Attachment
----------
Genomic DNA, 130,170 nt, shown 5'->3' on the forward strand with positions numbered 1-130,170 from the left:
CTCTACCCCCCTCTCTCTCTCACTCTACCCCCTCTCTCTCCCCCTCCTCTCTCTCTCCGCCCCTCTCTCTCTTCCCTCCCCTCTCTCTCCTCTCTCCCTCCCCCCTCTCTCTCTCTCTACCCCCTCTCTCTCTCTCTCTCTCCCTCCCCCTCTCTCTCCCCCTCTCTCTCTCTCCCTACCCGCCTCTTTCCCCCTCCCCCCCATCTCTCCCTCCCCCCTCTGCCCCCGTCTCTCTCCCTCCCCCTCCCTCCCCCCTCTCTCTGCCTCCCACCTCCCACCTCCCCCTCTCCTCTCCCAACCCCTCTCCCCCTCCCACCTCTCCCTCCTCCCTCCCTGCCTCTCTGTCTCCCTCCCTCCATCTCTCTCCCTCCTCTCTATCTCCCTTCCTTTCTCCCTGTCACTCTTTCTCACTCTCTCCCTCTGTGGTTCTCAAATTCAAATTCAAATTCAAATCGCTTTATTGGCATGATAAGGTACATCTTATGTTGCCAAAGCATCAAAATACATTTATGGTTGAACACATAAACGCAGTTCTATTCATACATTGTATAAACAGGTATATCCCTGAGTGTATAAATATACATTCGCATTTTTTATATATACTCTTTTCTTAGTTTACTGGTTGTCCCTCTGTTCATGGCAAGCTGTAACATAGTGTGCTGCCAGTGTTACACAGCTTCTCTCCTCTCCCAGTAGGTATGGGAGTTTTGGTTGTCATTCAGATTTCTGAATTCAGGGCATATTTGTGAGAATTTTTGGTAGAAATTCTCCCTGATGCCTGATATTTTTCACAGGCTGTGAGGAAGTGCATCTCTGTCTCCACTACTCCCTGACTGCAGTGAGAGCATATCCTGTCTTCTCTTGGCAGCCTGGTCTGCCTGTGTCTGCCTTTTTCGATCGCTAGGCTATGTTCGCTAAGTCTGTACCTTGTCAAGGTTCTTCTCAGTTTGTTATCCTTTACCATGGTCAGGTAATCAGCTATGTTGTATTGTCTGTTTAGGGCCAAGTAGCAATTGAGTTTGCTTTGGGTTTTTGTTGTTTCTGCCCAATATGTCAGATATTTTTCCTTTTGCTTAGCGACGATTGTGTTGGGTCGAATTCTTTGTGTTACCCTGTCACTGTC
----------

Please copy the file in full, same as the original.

Genomic DNA, 130,170 nt, shown 5'->3' on the forward strand with positions numbered 1-130,170 from the left:
CTCTACCCCCCTCTCTCTCTCACTCTACCCCCTCTCTCTCCCCCTCCTCTCTCTCTCCGCCCCTCTCTCTCTTCCCTCCCCTCTCTCTCCTCTCTCCCTCCCCCCTCTCTCTCTCTCTACCCCCTCTCTCTCTCTCTCTCTCCCTCCCCCTCTCTCTCCCCCTCTCTCTCTCTCCCTACCCGCCTCTTTCCCCCTCCCCCCCATCTCTCCCTCCCCCCTCTGCCCCCGTCTCTCTCCCTCCCCCTCCCTCCCCCCTCTCTCTGCCTCCCACCTCCCACCTCCCCCTCTCCTCTCCCAACCCCTCTCCCCCTCCCACCTCTCCCTCCTCCCTCCCTGCCTCTCTGTCTCCCTCCCTCCATCTCTCTCCCTCCTCTCTATCTCCCTTCCTTTCTCCCTGTCACTCTTTCTCACTCTCTCCCTCTGTGGTTCTCAAATTCAAATTCAAATTCAAATCGCTTTATTGGCATGATAAGGTACATCTTATGTTGCCAAAGCATCAAAATACATTTATGGTTGAACACATAAACGCAGTTCTATTCATACATTGTATAAACAGGTATATCCCTGAGTGTATAAATATACATTCGCATTTTTTATATATACTCTTTTCTTAGTTTACTGGTTGTCCCTCTGTTCATGGCAAGCTGTAACATAGTGTGCTGCCAGTGTTACACAGCTTCTCTCCTCTCCCAGTAGGTATGGGAGTTTTGGTTGTCATTCAGATTTCTGAATTCAGGGCATATTTGTGAGAATTTTTGGTAGAAATTCTCCCTGATGCCTGATATTTTTCACAGGCTGTGAGGAAGTGCATCTCTGTCTCCACTACTCCCTGACTGCAGTGAGAGCATATCCTGTCTTCTCTTGGCAGCCTGGTCTGCCTGTGTCTGCCTTTTTCGATCGCTAGGCTATGTTCGCTAAGTCTGTACCTTGTCAAGGTTCTTCTCAGTTTGTTATCCTTTACCATGGTCAGGTAATCAGCTATGTTGTATTGTCTGTTTAGGGCCAAGTAGCAATTGAGTTTGCTTTGGGTTTTTGTTGTTTCTGCCCAATATGTCAGATATTTTTCCTTTTGCTTAGCGACGATTGTGTTGGGTCGAATTCTTTGTGTTACCCTGTCACTGTC